by James Lincoln Warren
Story tellers use all kinds of techniques to achieve economy in story telling, and one of the most advanced is the gentle art of allusion or reference. To the literate reader, a skilled allusion imparts a tremendous amount of information without having to strike the nail on the head. Here’s a classic example:
A boy infant is whisked away by the world’s most powerful wizard to be reared by a foster family. All the time he is growing up, he suffers under the tyranny of his foster brother. He is raised in complete ignorance of the magnitude of his own destiny, for he has been prophesied to be the greatest champion the world has ever seen, and when at length that destiny is revealed, it comes as a shattering surprise, redefining the child’s very conception of the world.
This should seem familiar to most readers: it’s the beginning of the story of King Arthur—and also of Harry Potter. By making Harry’s childhood more or less equivalent to King Arthur’s, J. K. Rowling was announcing the heroic and epic nature of her protagonist and his tale. With a childhood like the one he had, Harry has no choice but to grow up into a champion of righteousness.
Allusion only works, however, if the reader is familiar with what is being alluded to. I ran into this problem some time back when I wrote a story called “Mother Brimstone” (AHMM, Jan/Feb 2007). The heroine of the story is a middle-aged widow named Mrs. Emma Stavacre. Mrs. Stavacre does not suffer fools gladly, and in fact, has something of a quick temper. To illustrate this, I had Mrs. S very patiently endure the vain prattling of her daughter up to a certain point, at which point Mrs. S erupts. Originally, I wrote something along the lines of, “At that moment, Mrs. Staveacre’s temper revealed itself as Jupiter unto Semele.”
I was very pleased with this image. However, when Margaret read the MS., her reaction was, “What the hell does this mean? Quit showing off.” (Every self-congratulatory masculine fool should have a wife to keep his ego in check.)
In Graeco-Roman mythology, Semele is the mother of Bacchus/Dionysus, and one of the mortal paramours of the philandering Jupiter/Zeus. Plotting revenge against her erring husband, Juno/Hera disguises herself as an old crone and goes to visit Semele, who is in the family way. When Semele tells her visitor that the father is no less than King of the Gods, Juno plants a seed of doubt in her mind, and suggests that Semele get her husband to promise her anything after swearing on the River Styx, the most solemn oath possible. After tricking him into making this vow, Semele is to demand he reveal himself in his divine aspect. Semele accordingly executes the plan, whereupon Jupiter desperately tries to dissuade her, to no effect. He gathers his smallest rainclouds and wields his tiniest thunderbolt and appears before her, but mortal eyes were never intended to view such splendor and Semele is blasted to dust. (The fœtus survives, of course—otherwise we’d have no God of Wine—sewn into Jupiter’s calf, but that’s another story.)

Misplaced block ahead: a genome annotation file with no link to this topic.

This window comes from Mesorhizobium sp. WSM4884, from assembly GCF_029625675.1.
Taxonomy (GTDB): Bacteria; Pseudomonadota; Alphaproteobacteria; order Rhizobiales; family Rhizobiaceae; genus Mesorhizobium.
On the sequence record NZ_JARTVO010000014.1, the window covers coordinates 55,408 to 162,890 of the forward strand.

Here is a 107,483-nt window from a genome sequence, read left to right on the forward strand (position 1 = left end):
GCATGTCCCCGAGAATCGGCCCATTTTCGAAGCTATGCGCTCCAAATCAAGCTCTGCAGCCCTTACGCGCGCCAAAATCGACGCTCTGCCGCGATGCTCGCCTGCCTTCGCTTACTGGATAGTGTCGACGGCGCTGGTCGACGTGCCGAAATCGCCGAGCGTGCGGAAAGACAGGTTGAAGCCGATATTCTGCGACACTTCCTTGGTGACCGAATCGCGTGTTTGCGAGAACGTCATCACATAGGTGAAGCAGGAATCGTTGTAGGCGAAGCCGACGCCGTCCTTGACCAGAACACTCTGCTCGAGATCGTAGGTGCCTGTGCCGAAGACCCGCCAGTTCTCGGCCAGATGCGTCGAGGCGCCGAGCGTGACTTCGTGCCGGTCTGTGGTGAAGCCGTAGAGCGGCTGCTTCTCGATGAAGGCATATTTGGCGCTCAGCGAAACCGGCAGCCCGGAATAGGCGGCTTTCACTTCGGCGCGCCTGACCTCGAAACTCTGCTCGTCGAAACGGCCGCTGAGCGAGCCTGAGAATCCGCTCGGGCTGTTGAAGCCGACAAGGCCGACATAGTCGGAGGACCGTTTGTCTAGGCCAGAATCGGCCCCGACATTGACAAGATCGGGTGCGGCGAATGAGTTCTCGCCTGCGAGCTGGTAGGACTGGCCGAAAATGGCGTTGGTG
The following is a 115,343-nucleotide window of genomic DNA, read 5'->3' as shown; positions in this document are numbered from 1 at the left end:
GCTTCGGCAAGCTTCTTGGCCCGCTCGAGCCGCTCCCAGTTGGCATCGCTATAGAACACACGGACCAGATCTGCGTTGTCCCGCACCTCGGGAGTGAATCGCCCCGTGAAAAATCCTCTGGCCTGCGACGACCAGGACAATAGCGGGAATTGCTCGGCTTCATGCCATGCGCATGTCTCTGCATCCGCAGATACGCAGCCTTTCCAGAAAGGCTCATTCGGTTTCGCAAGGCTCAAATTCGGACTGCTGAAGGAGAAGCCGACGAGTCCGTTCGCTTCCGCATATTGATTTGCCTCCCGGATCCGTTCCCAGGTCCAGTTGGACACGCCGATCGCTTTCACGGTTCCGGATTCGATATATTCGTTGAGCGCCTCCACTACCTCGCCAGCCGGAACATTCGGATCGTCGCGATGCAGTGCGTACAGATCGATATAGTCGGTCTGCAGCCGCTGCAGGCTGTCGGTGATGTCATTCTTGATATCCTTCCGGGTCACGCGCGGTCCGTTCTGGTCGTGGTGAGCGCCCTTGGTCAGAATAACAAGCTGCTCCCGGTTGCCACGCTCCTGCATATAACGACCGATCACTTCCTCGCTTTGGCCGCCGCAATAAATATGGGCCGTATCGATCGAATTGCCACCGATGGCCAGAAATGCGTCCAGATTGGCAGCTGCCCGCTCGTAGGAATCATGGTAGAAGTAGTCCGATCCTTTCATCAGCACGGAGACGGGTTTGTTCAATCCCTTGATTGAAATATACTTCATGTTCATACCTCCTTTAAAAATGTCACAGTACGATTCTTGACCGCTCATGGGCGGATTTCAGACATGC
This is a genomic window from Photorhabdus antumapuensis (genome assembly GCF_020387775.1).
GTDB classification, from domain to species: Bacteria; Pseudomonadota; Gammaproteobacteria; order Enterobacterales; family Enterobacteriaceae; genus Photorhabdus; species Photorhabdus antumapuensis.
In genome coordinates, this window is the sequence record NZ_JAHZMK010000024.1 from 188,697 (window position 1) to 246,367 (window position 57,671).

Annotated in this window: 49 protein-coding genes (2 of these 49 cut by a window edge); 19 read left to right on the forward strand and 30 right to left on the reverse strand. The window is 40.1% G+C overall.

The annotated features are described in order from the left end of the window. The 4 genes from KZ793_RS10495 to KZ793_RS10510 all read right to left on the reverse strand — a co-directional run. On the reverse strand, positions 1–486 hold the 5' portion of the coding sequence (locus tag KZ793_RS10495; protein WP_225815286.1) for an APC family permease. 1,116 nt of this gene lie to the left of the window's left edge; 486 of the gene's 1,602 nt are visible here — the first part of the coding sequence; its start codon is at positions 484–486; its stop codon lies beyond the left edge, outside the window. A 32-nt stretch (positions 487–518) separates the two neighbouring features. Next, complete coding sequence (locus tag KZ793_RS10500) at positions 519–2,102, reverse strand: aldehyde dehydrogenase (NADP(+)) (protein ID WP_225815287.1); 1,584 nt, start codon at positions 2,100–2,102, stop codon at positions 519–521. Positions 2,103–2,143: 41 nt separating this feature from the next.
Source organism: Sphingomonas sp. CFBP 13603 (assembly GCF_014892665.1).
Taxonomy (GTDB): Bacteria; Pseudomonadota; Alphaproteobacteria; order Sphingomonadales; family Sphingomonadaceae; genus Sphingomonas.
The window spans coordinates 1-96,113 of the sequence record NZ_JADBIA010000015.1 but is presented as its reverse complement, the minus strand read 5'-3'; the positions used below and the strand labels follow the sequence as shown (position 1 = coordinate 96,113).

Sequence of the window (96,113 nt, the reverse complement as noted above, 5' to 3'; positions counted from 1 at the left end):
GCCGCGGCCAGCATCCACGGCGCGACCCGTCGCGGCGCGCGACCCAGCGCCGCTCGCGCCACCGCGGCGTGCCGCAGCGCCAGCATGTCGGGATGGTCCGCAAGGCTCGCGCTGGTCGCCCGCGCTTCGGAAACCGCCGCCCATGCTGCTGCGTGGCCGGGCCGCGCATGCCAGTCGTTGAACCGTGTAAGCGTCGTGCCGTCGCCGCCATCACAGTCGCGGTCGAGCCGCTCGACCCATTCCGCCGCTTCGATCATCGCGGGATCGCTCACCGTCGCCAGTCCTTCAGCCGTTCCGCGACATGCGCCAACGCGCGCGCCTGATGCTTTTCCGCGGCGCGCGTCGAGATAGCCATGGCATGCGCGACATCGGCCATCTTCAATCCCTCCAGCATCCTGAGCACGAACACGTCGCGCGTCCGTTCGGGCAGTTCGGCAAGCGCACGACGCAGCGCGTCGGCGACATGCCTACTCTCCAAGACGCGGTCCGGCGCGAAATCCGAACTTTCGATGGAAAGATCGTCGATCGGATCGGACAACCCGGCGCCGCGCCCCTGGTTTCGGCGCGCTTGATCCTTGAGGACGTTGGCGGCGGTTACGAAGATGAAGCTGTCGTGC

This was the image I was so pleased with myself for coming up with. Unfortunately for my vanity, most folks have no clue to the story of Semele and Jupiter, and by forcing a meaningless allusion down my readers’ throats, I was indulging in the most egregious conduct an author can commit: I was not giving the audience the respect due them. I was, in effect, saying, “If they have no bread, then let them eat literary cake.” Margaret was completely correct in strongly objecting to this empty display of erudition.
The question this raises is, how do you know when allusion works or if it flies over everybody’s heads instead? If done properly, of course, getting the allusion is not required for the story to be appreciated. I’ll bet very few readers, especially kids, made the connection between Harry and Arthur, for example. Harry Potter’s story does not depend on the allusion for its success. In this regard, allusion is rather like the element of surprise in battle—it’s great to have it, but if you depend on it and it evaporates, you’re in the hurt locker. That’s what I did with Semele.
But what about other allusions? Some you can pretty well count on as being universal. The Temptation in Eden. The Flood. David and Goliath. Æsop’s Fables. Christ imagery (or its pagan analogs, like Balder or Persephone, which are also stories of sacrificial death and resurrection). Robin Hood. Cinderella. The magical power of Love’s First Kiss. Hamlet. Scrooge. Walter Mitty. And so forth. Others, like Semele or certain sly references to T. S. Eliot, are a little too highbrow most of the time. (Raymond Chandler, of course, made excellent use of Prufrock in The Long Goodbye, but he also had the good sense to inform the reader that he was quoting Eliot.)
We hear all the time that there are only so many stories, and that every thing new is a rehashing of tales that have been told since the dawn of time. Robert Graves went all the way and said there was only one story. I have never subscribed to that theory, but good allusions do assist in putting the action into context and can help provide a sense of relevance to the reader.
And recognizing one can be a kick.